If we wait until we are weak to draw upon His strength, we will live from weakness to strength and back to weakness. But if we never allow our "tank to get empty," so to speak, we can live from strength to strength and from glory to glory.
What Constitutes Victory?
Some people are under the misconception that victory is the absence of problems. But I don't believe that real victory is defined as "being problem-free." True victory for the child of God comes right in the midst of the storm—when it's raging and there is yet peace, when tragedy has struck and one can nevertheless say, "It is well with my soul."
Romans 8:37 says that "we are more than conquerors." I believe this means that we can have assurance of victory even before the battle begins. We can have such confidence in God that no matter what happens or threatens to happen, we can be on top rather than on the bottom. We do not have to live perpetually under something—under attack, under guilt, under financial pressure and so on.
Are you under attack or on the attack? Some people get defeated just thinking about what could happen. They continually live in fear of some future disaster.
From Victim to Victor
Trials will come; the Bible assures us of that (see John 16:33). But we don't have to let them get the best of us. There are several steps we can take toward becoming a victor over our situations.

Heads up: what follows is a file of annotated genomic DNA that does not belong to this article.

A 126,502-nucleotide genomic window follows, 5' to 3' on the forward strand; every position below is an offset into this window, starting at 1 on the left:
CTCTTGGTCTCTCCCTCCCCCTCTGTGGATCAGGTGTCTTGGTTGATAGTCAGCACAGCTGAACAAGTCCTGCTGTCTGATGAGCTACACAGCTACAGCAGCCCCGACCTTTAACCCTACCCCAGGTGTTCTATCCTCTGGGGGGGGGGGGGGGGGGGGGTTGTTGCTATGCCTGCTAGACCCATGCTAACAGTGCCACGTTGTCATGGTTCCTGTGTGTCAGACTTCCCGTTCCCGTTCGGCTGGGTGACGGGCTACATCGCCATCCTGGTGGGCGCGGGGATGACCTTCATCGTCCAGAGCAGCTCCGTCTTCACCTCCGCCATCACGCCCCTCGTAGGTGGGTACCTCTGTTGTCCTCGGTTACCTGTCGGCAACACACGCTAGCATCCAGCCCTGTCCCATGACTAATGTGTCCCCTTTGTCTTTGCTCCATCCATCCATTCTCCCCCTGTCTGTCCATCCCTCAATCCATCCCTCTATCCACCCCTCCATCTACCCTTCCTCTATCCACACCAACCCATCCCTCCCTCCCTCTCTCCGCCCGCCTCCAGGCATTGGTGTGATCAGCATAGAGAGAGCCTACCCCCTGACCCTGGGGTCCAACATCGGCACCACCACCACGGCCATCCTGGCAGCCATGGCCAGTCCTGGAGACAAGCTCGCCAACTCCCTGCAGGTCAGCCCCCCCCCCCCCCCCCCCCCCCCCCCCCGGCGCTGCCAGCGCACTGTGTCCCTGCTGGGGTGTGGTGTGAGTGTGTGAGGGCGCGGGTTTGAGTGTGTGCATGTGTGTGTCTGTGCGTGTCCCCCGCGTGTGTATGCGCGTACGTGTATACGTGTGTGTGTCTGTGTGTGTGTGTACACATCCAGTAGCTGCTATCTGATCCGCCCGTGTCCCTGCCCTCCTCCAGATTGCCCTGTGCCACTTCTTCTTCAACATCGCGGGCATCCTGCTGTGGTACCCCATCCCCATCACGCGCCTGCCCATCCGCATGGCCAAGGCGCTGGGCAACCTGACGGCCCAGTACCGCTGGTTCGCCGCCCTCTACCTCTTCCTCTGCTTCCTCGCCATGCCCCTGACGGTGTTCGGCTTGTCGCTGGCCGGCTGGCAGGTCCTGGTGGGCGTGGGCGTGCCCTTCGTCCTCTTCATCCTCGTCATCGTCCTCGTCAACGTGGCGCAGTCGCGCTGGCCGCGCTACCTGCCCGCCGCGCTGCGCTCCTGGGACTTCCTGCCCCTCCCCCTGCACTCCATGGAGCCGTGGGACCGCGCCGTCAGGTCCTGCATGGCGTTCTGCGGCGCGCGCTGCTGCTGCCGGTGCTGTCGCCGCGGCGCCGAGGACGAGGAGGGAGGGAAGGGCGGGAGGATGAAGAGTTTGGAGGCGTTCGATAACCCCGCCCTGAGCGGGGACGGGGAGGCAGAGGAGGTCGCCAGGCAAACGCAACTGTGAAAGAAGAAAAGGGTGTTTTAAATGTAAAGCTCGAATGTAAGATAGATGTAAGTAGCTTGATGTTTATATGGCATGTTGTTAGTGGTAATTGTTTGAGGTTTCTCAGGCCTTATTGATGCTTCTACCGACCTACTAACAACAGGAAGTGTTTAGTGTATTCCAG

1. Develop the proper attitude. A large part of successful pain management is developing the proper attitude toward it. I went through a period of many months during which I had almost continual headaches. I prayed and sought medical counsel, and the doctor's report was that unless I wanted to live on addictive pain medication, I would have to learn to live with and manage the headache pain.
Thankfully, his report was not the final word on the matter; God ultimately delivered me from the headaches. But during the time of trial, I learned some valuable lessons about pain management that may be applied to emotional and mental pain as well as physical.
I learned that I had to lean on God to strengthen me. Ephesians 3:16 teaches us to be strengthened in the inner man. If we are strong inside, the things coming against us from the outside cannot defeat us.
First John 4:4 says, "Greater is he that is in [me], than he that is in the world" (KJV). We might say it like this, "Greater is He that is in me, than he that is coming against me."
If you are physically weak, you might need to eat to gain strength. If you are weak in faith, you undoubtedly need to eat spiritual food. Spend time in the Word and time with God in worship and fellowship, and you will experience His strength flowing into you.
I learned not to talk about the problem or even think about it unless absolutely necessary. This is a challenge because the flesh wants sympathy. Even though talking about it does not solve the problem, there is a longing in us for people to know what we are going through. Ultimately, we must learn to go to the Comforter.